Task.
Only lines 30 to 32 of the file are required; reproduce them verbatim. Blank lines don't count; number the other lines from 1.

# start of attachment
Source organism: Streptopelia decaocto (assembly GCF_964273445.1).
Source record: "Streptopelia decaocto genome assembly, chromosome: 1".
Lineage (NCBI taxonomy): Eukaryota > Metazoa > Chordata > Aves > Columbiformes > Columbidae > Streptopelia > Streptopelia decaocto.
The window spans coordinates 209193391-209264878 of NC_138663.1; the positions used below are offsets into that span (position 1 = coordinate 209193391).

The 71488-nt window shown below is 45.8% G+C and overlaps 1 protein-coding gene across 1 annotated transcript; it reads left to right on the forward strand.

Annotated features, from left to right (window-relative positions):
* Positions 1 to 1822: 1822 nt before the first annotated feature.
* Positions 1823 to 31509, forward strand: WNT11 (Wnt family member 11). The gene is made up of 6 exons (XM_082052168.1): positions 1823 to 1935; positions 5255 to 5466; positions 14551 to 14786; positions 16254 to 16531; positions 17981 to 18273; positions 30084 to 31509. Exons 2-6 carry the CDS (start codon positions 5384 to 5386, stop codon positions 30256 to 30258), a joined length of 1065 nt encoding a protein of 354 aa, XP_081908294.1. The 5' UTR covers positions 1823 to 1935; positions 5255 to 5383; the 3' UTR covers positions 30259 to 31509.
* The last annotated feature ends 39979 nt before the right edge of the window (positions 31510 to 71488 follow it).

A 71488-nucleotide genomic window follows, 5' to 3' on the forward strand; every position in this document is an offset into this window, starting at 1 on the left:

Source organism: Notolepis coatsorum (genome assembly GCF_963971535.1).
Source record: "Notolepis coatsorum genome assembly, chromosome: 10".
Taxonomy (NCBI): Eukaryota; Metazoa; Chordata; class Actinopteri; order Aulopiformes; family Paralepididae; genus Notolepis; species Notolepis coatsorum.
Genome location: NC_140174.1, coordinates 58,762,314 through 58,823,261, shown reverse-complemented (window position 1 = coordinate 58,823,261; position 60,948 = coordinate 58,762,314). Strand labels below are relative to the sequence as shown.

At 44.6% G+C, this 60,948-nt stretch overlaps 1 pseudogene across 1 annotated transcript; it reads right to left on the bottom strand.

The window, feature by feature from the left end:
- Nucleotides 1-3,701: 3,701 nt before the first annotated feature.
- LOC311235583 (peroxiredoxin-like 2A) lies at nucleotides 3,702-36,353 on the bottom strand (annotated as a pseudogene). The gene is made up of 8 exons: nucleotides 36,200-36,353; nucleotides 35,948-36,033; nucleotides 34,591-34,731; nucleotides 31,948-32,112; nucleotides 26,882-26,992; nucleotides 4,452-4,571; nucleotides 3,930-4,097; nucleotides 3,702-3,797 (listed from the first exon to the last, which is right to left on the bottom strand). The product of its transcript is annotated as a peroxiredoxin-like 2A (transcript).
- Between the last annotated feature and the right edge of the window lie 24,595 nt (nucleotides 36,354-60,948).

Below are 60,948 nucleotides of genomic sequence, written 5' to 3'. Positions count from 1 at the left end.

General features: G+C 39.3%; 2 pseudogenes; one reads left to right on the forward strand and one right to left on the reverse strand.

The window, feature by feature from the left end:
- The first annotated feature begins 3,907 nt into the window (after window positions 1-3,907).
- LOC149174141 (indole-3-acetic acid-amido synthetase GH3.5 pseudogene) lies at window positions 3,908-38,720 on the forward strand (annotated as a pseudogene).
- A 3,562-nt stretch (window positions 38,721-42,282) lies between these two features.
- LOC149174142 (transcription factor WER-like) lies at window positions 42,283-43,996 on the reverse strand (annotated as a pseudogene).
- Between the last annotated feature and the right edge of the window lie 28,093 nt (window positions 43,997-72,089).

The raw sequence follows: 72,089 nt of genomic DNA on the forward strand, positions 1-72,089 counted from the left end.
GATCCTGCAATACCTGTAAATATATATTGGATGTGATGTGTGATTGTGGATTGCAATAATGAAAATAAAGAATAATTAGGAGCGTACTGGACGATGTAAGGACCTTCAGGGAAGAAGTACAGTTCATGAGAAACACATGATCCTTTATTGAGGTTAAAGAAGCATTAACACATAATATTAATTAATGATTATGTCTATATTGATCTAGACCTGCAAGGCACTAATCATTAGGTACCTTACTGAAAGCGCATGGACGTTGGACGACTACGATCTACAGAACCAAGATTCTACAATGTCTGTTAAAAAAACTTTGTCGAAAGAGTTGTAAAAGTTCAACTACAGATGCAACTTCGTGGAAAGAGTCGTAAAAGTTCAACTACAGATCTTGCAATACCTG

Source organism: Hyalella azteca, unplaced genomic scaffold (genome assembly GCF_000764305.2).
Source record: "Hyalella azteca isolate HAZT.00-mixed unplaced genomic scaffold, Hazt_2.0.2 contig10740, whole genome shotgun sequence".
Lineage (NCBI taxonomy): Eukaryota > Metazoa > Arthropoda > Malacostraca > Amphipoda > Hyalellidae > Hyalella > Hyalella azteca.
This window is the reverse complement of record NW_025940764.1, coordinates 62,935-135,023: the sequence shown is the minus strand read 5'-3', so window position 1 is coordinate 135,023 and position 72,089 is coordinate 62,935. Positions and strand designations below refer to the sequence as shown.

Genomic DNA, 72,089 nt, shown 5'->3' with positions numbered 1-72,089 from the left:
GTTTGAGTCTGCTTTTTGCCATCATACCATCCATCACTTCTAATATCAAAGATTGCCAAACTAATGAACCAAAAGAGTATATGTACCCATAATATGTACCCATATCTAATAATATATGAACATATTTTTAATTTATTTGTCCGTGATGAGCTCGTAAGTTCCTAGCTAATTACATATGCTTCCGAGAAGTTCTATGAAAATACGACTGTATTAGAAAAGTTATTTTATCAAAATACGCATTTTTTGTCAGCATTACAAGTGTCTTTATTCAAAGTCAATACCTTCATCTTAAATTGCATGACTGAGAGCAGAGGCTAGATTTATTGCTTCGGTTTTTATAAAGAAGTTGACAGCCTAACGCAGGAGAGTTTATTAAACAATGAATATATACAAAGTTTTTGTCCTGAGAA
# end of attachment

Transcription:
Source organism: Hyalella azteca, unplaced genomic scaffold (genome assembly GCF_000764305.2).
Source record: "Hyalella azteca isolate HAZT.00-mixed unplaced genomic scaffold, Hazt_2.0.2 contig10740, whole genome shotgun sequence".
Lineage (NCBI taxonomy): Eukaryota > Metazoa > Arthropoda > Malacostraca > Amphipoda > Hyalellidae > Hyalella > Hyalella azteca.